Two-dimensional turbulence, space shuttle plume transport in the thermosphere, and a possible relation to the Great Siberian Impact Event
Article first published online: 22 JUL 2009
Copyright 2009 by the American Geophysical Union.
Geophysical Research Letters
Volume 36, Issue 14, July 2009
How to Cite
2009), Two-dimensional turbulence, space shuttle plume transport in the thermosphere, and a possible relation to the Great Siberian Impact Event, Geophys. Res. Lett., 36, L14103, doi:10.1029/2009GL038362., , and (
- Issue published online: 22 JUL 2009
- Article first published online: 22 JUL 2009
- Manuscript Accepted: 22 JUN 2009
- Manuscript Revised: 12 JUN 2009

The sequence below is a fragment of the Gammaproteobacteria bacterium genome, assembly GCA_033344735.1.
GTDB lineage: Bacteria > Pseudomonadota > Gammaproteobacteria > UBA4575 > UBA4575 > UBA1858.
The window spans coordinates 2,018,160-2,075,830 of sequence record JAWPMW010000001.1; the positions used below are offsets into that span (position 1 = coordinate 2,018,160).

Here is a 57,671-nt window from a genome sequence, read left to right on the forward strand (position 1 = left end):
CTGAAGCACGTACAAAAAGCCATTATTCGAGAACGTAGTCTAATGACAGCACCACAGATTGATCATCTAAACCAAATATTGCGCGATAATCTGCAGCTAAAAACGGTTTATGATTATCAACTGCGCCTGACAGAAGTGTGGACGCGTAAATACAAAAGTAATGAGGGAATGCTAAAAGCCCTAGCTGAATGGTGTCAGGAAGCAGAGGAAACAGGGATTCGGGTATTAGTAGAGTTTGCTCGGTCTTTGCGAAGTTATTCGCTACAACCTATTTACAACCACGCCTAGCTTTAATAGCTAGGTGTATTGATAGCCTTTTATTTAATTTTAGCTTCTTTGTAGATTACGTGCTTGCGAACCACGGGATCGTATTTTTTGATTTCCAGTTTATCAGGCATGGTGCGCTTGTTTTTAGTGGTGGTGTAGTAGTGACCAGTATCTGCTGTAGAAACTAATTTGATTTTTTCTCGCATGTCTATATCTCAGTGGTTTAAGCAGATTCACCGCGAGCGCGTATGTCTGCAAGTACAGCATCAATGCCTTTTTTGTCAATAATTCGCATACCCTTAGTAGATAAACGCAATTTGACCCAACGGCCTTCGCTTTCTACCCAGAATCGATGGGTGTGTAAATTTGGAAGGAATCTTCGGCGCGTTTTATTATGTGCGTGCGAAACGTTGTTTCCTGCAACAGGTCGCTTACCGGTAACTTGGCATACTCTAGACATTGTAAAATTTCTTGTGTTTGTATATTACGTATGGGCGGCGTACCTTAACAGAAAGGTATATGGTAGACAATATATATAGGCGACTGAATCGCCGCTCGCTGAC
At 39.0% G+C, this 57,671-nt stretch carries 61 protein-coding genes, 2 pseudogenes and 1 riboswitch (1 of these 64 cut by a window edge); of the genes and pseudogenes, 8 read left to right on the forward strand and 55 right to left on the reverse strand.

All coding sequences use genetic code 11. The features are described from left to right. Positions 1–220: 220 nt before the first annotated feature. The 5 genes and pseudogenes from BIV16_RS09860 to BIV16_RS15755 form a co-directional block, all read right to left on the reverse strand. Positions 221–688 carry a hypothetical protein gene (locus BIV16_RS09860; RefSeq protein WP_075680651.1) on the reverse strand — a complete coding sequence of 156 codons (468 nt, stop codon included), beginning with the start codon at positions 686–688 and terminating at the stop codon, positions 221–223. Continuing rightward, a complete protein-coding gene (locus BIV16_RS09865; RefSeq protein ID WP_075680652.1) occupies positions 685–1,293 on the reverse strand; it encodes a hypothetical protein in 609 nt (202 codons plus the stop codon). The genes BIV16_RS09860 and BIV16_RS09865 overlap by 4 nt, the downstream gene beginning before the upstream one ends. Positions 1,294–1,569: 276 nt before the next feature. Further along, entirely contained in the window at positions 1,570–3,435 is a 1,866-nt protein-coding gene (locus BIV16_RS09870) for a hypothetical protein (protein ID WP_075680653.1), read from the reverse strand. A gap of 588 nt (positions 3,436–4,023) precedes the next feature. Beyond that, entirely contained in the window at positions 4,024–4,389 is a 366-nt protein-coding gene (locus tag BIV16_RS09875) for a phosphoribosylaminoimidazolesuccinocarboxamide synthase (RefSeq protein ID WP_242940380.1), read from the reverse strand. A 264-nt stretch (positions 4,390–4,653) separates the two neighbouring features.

- Manuscript Received: 25 MAR 2009
- comet impact;
- thermospheric dynamics;
- two-dimensional turbulence
 During two solstices, Stevens et al. [2003, 2005] presented satellite and ground-based observations that indicated that the water vapor plume from the space shuttle's main engine rapidly expanded and moved quickly to the summer pole. Once there, the water vapor plume condensed into large noctilucent cloud displays. Here we present a hypothesis for the plume's rapid transport and anomalous horizontal diffusion. We argue that this system is two-dimensionally turbulent, which has the property of inverse cascade. This energy transport to large scales explains the poleward transport, and the well-known system properties explain the anomalous diffusion. Additionally, we apply these results to the aftermath of the 1908 Great Siberian Impact Event, when extremely bright night skies were observed in Great Britain during the days following the impact. The impacting object must have contained considerable ice and thus, was very likely a comet.